The Last Chapter should:
Obtaining a Masters degree sometimes involves writing and presenting a thesis paper, which includes the outcomes of the student’s thesis work plus references to current and prior research in the field of study. To obtain a PhD, one must usually contribute something original and important to existing research, so the final paper (which is the length of a book) includes both references to existing prior research and, more importantly, a detailed discussion and analysis of the PhD candidate’s research contributions in her or his field.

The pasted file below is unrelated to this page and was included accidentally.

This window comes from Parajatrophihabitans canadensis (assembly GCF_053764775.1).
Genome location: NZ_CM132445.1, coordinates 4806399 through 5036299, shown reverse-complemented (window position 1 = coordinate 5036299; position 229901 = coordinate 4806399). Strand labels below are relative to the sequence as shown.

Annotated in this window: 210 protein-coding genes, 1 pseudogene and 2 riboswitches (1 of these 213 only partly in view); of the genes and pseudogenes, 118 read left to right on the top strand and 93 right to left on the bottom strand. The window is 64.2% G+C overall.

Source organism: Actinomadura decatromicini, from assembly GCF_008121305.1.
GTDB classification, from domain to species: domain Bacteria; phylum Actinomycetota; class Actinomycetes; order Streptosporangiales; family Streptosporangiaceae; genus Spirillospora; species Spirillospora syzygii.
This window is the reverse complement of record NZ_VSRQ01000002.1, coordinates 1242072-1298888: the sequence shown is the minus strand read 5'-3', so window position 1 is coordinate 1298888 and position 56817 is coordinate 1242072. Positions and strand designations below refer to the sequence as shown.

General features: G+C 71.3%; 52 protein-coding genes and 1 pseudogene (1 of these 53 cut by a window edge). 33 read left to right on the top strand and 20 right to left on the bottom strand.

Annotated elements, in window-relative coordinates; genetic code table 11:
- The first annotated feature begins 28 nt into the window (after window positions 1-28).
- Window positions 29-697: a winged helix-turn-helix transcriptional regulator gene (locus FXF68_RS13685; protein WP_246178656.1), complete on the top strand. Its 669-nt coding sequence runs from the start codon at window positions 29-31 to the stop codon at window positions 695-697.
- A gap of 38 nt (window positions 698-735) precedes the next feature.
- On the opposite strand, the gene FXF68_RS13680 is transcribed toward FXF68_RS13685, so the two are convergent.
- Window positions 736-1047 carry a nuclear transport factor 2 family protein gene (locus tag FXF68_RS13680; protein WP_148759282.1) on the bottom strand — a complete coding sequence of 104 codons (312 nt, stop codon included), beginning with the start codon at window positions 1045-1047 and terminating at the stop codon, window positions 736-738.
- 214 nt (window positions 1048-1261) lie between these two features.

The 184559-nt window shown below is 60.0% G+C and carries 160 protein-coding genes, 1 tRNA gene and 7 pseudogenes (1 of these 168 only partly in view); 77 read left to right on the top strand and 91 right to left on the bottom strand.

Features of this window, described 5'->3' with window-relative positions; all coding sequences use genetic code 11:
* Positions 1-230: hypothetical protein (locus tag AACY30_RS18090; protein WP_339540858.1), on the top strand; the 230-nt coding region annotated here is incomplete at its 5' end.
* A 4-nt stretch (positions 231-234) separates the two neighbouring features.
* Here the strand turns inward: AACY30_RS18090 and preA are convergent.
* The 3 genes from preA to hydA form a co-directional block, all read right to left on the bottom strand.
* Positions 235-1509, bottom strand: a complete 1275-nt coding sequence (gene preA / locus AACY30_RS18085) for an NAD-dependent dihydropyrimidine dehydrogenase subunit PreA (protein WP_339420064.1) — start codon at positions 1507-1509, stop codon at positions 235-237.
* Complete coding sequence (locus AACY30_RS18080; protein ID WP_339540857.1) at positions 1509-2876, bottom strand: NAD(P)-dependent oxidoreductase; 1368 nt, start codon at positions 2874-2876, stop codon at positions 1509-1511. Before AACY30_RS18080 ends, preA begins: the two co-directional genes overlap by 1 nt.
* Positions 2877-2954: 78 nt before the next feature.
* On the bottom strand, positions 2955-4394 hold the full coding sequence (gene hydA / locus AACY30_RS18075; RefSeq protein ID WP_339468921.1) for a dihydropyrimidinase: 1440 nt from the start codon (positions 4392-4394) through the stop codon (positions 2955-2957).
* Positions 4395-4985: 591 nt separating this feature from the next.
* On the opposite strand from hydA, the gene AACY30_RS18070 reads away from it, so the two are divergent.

In summary, Model I has been identified as a grouping of characteristics which inhibit double-loop learning. Model I is seen as being predominantly defensive and competitive, and therefore unlikely to allow an honest evaluation of the actor's motives and strategies, and less likely to lead to growth. Defensiveness protects individuals from discovering embarrassing truths about their incongruent or less-than-perfect behaviour and intentions. The actor further protects herself by reinforcing conditions such as ambiguity and inconsistency which help to further mask their incongruence from themselves and others. Becoming aware of this incongruence is difficult, as is doing something about it. According to Argyris and Schon (1974) this is due to the strength of the socialisation to Model I, and the fact that the prevailing culture in most systems is Model I. An added complication is that anyone trying to inform them of the incongruence is likely to use Model I behaviour to do so, and therefore trigger a defensive reaction (Dick and Dalmau, 1990).